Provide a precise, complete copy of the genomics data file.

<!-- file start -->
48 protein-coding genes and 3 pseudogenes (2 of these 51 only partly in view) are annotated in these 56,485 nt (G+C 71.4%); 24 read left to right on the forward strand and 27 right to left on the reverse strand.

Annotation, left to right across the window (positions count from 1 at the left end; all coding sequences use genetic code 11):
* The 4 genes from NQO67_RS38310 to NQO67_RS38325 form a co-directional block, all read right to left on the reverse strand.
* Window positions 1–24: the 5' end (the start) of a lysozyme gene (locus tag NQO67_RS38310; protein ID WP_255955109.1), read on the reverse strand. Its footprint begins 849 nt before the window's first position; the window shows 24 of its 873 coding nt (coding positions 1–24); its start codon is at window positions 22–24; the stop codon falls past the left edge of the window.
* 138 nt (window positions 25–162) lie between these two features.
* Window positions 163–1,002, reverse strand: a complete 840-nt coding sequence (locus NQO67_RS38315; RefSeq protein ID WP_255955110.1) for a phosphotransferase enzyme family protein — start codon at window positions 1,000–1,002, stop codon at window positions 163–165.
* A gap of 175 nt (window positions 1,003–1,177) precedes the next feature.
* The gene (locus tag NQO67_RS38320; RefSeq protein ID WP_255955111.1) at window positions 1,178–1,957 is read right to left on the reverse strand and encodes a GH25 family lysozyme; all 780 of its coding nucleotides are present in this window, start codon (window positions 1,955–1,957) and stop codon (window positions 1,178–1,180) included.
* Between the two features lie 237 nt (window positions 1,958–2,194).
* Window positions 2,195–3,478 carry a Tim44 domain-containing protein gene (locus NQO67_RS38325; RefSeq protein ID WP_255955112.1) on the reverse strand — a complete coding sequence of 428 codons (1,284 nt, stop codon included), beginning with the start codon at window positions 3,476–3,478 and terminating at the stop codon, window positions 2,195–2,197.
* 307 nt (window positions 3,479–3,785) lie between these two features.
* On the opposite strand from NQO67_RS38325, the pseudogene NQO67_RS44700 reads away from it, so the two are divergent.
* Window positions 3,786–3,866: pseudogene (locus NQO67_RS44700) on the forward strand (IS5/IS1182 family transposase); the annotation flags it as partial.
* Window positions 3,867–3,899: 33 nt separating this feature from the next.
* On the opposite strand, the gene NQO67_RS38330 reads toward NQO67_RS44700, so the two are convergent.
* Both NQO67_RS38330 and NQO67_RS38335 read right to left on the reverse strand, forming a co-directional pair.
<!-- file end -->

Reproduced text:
48 protein-coding genes and 3 pseudogenes (2 of these 51 only partly in view) are annotated in these 56,485 nt (G+C 71.4%); 24 read left to right on the forward strand and 27 right to left on the reverse strand.

Annotation, left to right across the window (positions count from 1 at the left end; all coding sequences use genetic code 11):
* The 4 genes from NQO67_RS38310 to NQO67_RS38325 form a co-directional block, all read right to left on the reverse strand.
* Window positions 1–24: the 5' end (the start) of a lysozyme gene (locus tag NQO67_RS38310; protein ID WP_255955109.1), read on the reverse strand. Its footprint begins 849 nt before the window's first position; the window shows 24 of its 873 coding nt (coding positions 1–24); its start codon is at window positions 22–24; the stop codon falls past the left edge of the window.
* 138 nt (window positions 25–162) lie between these two features.
* Window positions 163–1,002, reverse strand: a complete 840-nt coding sequence (locus NQO67_RS38315; RefSeq protein ID WP_255955110.1) for a phosphotransferase enzyme family protein — start codon at window positions 1,000–1,002, stop codon at window positions 163–165.
* A gap of 175 nt (window positions 1,003–1,177) precedes the next feature.
* The gene (locus tag NQO67_RS38320; RefSeq protein ID WP_255955111.1) at window positions 1,178–1,957 is read right to left on the reverse strand and encodes a GH25 family lysozyme; all 780 of its coding nucleotides are present in this window, start codon (window positions 1,955–1,957) and stop codon (window positions 1,178–1,180) included.
* Between the two features lie 237 nt (window positions 1,958–2,194).
* Window positions 2,195–3,478 carry a Tim44 domain-containing protein gene (locus NQO67_RS38325; RefSeq protein ID WP_255955112.1) on the reverse strand — a complete coding sequence of 428 codons (1,284 nt, stop codon included), beginning with the start codon at window positions 3,476–3,478 and terminating at the stop codon, window positions 2,195–2,197.
* 307 nt (window positions 3,479–3,785) lie between these two features.
* On the opposite strand from NQO67_RS38325, the pseudogene NQO67_RS44700 reads away from it, so the two are divergent.
* Window positions 3,786–3,866: pseudogene (locus NQO67_RS44700) on the forward strand (IS5/IS1182 family transposase); the annotation flags it as partial.
* Window positions 3,867–3,899: 33 nt separating this feature from the next.
* On the opposite strand, the gene NQO67_RS38330 reads toward NQO67_RS44700, so the two are convergent.
* Both NQO67_RS38330 and NQO67_RS38335 read right to left on the reverse strand, forming a co-directional pair.